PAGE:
Libre Rising

We've all said it. It's 9:40 on a Friday night, and you're alternately trying to find your coolest clean shirt and perusing this week's club listings for something, anything to do that's a little different. When it becomes clear that tonight's options are limited to the same usual indie, hip-hop and rap-rock suspects you've been seeing for the past six months, exasperation boils over into vulgarity:

"Fuck that, man, I just wanna groove to some plena!"

OK, so not really. Most Americans wouldn't know Puerto Rico's traditional folkloric rhythm from the mariachi band down at Paco's Taco Barrio. For a culture whose exposure to Latin music consists of "Oye Como Va," Miami Sound Machine and Ricky Martin's hips, real Afro-Island styles tend to sound pretty much the same. It's easy to lump samba, salsa and merengue together under the world beat umbrella; easier, certainly, than developing an ear for the nuances that define each of them.

Plena Libre, a 13-member Puerto Rican dance-floor aggregation, understands the situation perfectly. But this won't stop the outfit from claiming a little room in the Latin-music spectrum for the sounds of its homeland.

"What we're trying to do is create space for the plena as part of that complete rainbow," says Gary Nunez, the band's composer, arranger, producer and bassist. "There are other rhythms that are more widely known, particularly Cuban music, but what we're doing is creating a space, letting people know that this is the rhythm of Puerto Rico. It's a happy rhythm, complex but very danceable and joyful music."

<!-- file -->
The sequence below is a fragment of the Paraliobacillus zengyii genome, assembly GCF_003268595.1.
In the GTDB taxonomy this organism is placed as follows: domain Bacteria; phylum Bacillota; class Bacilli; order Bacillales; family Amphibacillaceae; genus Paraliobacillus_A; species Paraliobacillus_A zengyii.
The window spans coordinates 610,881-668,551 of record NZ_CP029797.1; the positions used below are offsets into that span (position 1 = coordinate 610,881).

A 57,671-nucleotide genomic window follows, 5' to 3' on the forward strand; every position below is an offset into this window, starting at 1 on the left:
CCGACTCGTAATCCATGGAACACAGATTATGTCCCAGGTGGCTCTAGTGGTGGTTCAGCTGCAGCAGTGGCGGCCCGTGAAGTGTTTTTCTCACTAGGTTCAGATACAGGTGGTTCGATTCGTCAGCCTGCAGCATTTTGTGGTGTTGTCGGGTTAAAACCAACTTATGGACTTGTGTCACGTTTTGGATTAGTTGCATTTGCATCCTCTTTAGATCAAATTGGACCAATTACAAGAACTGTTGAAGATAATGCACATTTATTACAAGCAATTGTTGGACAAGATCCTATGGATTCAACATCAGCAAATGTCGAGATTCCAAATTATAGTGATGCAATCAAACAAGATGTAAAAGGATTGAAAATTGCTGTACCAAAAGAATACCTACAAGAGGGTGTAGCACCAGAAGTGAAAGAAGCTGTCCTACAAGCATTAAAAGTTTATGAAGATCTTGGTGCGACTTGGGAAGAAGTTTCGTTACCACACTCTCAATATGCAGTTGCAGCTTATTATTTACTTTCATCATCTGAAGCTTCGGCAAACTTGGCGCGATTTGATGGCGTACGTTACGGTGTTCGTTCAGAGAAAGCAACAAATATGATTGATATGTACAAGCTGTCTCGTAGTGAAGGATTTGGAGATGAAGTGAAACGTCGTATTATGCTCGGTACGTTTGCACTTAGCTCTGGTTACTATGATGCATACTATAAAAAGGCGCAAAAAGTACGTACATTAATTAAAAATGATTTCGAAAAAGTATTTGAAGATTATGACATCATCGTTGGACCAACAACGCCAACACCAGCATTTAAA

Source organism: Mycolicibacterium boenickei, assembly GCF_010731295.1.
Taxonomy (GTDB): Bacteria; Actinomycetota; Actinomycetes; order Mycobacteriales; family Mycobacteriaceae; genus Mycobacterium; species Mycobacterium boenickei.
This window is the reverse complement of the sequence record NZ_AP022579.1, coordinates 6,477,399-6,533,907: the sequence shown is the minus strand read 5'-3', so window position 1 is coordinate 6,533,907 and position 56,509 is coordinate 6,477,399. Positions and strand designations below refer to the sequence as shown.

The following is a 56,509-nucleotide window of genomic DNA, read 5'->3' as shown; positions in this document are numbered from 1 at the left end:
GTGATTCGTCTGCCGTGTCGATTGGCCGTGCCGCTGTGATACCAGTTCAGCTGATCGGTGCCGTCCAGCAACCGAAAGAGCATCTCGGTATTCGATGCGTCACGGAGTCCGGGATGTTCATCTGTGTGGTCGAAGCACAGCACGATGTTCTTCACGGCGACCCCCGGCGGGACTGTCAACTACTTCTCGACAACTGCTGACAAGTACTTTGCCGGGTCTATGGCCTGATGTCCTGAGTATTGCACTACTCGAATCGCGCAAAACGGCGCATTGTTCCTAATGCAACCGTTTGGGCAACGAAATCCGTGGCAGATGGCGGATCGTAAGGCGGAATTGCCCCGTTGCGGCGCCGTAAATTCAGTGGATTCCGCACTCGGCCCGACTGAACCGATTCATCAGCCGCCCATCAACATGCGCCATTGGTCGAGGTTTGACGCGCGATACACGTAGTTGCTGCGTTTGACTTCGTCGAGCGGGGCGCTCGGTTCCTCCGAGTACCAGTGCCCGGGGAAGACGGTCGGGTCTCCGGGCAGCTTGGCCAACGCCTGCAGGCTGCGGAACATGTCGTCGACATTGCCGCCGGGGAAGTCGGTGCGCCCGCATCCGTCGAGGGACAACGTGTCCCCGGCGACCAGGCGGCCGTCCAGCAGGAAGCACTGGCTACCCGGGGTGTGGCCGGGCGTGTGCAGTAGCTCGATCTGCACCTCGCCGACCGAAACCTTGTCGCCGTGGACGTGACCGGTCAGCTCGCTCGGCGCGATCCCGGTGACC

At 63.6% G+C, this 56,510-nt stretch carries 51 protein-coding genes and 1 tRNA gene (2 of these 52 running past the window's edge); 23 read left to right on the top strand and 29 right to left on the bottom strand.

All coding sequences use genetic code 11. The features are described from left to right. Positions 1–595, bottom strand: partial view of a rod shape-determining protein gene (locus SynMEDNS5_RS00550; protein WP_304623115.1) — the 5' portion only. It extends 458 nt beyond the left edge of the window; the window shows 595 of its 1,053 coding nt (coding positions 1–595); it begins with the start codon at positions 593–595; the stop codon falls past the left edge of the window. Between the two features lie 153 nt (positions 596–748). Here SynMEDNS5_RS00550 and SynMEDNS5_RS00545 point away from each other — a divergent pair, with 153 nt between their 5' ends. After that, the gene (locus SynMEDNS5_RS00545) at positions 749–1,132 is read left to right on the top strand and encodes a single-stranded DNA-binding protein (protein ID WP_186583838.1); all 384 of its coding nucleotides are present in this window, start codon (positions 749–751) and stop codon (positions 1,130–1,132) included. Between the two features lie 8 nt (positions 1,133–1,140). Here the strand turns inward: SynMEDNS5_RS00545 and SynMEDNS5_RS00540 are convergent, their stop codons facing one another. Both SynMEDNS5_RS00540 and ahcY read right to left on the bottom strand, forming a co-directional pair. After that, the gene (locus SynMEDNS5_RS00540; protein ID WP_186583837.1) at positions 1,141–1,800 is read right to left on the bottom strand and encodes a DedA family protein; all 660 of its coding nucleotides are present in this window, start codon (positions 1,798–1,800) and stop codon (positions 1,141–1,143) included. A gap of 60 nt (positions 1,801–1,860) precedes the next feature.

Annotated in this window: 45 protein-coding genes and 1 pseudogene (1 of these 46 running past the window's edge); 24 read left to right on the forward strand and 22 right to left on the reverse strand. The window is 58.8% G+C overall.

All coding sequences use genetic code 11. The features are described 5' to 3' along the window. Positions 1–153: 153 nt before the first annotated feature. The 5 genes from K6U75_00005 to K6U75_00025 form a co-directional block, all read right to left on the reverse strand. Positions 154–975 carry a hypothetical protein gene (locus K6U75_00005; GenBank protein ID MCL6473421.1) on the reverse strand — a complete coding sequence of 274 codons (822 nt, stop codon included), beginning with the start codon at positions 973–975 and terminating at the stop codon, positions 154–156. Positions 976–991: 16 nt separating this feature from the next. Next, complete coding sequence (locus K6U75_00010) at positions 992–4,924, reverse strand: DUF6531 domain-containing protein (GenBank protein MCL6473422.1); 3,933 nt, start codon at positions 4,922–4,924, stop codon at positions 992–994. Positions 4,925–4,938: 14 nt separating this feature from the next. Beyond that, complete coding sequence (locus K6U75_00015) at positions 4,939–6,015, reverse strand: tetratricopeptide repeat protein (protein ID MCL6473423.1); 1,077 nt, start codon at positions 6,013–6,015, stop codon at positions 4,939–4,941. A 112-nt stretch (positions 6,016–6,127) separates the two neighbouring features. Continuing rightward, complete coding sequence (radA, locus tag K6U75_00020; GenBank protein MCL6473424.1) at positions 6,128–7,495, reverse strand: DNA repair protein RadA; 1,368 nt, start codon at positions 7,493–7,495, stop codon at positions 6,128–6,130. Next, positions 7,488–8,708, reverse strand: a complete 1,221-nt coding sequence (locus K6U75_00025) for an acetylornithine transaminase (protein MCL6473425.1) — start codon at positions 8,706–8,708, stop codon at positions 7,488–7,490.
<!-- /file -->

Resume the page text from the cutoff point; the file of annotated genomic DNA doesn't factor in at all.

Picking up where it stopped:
The plena shares many attributes with Cuban and other Latin-American styles, to be sure. But the genre trades a bit of its counterparts' sensuality for a raucous exuberance; bawdy piano, jaunty horn melodies and enthusiastically chanted choruses inform Plena Libre's tuneage as surely as their sinuous polyrhythmic grooves. The overall effect lends more of an uplifting, lighthearted party vibe — and less of an overtly sexy one — than most of the plena's closer relatives. Of course, the band members are by no means purists, updating the traditional roots with touches of everything from jazz to pop, giving their sound an eclectic edge accessible to even the most pedestrian music fan.